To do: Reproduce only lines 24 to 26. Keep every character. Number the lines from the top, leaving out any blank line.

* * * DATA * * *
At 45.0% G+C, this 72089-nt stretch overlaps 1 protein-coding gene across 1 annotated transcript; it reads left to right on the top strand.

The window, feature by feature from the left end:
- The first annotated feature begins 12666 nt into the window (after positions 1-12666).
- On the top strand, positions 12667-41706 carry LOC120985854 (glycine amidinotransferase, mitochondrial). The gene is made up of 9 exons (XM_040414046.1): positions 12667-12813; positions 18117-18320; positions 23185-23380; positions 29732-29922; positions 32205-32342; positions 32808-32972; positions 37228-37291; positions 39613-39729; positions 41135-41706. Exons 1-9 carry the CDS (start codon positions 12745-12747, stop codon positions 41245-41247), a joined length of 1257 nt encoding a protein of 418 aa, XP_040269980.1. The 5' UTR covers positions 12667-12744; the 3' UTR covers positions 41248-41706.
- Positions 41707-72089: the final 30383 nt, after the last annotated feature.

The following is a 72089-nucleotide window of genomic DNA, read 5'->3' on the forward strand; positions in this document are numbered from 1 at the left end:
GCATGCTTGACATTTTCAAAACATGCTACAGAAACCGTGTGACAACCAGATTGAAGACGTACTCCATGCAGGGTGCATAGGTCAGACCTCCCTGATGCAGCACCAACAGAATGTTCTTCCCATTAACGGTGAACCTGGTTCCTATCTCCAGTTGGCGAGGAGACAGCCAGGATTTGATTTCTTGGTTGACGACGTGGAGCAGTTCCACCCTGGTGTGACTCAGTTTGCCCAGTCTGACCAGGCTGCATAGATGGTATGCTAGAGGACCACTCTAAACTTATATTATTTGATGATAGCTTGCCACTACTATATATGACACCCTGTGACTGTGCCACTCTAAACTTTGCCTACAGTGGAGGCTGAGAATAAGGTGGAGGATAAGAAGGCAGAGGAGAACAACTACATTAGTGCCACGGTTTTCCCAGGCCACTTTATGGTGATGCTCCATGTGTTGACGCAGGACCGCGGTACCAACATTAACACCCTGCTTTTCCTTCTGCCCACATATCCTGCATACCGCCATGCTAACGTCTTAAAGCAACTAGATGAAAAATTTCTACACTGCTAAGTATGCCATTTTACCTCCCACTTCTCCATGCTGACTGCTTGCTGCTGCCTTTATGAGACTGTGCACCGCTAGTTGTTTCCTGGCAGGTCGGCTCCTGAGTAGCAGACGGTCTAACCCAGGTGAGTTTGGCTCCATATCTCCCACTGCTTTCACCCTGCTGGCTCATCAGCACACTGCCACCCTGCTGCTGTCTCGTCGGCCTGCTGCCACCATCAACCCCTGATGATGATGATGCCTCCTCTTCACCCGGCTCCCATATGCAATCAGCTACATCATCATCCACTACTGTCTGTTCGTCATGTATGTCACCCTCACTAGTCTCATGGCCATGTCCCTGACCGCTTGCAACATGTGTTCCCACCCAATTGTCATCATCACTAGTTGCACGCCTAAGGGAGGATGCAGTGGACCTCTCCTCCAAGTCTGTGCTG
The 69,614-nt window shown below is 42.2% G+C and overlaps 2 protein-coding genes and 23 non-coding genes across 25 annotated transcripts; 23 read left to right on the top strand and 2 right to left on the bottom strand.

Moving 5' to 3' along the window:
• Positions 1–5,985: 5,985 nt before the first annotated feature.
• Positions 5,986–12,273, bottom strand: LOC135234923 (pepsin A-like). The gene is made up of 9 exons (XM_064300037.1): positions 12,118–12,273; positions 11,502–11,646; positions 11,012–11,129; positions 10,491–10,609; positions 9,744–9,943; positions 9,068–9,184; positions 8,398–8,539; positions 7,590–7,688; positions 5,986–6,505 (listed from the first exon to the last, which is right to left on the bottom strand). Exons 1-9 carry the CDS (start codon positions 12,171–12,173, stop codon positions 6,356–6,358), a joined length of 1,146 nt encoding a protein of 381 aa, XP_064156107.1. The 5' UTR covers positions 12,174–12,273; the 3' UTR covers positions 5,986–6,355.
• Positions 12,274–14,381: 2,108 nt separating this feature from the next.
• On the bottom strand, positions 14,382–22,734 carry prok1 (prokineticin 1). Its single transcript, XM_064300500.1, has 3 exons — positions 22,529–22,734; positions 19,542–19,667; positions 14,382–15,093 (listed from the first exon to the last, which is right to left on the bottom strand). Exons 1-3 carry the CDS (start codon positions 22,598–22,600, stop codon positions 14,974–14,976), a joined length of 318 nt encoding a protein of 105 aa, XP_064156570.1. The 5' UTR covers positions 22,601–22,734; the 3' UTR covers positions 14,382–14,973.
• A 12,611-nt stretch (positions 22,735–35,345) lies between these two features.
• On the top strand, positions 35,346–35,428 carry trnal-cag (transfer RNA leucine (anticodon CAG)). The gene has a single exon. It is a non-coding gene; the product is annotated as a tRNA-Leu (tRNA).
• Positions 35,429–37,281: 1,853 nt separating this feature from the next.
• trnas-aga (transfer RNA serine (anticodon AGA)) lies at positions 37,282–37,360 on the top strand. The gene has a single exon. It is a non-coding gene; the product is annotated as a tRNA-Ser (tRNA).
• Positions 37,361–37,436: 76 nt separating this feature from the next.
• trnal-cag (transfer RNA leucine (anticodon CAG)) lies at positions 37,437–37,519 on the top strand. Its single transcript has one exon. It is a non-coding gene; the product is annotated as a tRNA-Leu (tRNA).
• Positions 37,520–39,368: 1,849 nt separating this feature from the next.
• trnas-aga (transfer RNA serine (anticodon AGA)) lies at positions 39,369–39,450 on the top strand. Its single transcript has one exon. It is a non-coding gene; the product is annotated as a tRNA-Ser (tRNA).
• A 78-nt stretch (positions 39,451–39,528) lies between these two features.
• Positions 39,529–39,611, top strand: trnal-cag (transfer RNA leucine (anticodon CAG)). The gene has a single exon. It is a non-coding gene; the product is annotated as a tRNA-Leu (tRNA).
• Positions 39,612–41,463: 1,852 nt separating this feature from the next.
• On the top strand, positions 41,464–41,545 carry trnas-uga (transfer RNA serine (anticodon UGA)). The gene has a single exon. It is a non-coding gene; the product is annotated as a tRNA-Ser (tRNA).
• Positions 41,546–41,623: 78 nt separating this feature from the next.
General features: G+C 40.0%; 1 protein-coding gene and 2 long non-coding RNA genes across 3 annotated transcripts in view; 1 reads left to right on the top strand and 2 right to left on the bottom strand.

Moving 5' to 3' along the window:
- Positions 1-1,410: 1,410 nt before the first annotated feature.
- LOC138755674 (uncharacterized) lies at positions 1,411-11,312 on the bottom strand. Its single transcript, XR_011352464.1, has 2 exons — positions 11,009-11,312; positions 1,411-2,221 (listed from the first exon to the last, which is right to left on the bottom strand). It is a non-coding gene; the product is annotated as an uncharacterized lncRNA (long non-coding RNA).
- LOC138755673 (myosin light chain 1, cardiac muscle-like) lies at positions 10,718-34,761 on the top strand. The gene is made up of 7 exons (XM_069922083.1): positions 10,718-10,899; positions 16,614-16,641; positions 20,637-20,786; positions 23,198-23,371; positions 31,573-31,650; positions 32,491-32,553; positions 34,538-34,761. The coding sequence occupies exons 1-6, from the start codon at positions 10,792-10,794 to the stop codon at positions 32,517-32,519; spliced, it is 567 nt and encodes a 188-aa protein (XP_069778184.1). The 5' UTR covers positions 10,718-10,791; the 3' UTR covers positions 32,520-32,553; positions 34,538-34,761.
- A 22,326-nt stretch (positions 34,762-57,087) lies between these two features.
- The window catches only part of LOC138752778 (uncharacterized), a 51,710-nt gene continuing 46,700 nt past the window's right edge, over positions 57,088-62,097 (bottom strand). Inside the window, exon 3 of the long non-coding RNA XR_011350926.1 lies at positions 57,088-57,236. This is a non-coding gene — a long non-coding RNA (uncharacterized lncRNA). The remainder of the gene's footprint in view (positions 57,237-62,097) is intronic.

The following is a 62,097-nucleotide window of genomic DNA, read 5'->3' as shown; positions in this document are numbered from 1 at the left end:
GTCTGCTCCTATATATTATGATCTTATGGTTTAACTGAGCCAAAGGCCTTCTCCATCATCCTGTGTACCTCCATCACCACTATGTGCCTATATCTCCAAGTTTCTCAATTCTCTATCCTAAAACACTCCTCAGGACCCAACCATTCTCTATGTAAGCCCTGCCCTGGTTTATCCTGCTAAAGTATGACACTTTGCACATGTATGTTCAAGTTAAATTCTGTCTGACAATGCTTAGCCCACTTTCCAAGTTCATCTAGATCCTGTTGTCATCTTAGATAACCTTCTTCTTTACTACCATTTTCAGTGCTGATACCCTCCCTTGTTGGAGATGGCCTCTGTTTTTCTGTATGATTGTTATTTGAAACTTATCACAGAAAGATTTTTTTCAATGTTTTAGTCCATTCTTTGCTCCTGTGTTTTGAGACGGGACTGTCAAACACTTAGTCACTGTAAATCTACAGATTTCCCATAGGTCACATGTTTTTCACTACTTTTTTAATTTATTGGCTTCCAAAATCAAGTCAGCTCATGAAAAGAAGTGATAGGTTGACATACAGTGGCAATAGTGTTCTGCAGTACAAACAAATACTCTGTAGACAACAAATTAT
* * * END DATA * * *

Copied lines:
• Positions 39,612–41,463: 1,852 nt separating this feature from the next.
• On the top strand, positions 41,464–41,545 carry trnas-uga (transfer RNA serine (anticodon UGA)). The gene has a single exon. It is a non-coding gene; the product is annotated as a tRNA-Ser (tRNA).
• Positions 41,546–41,623: 78 nt separating this feature from the next.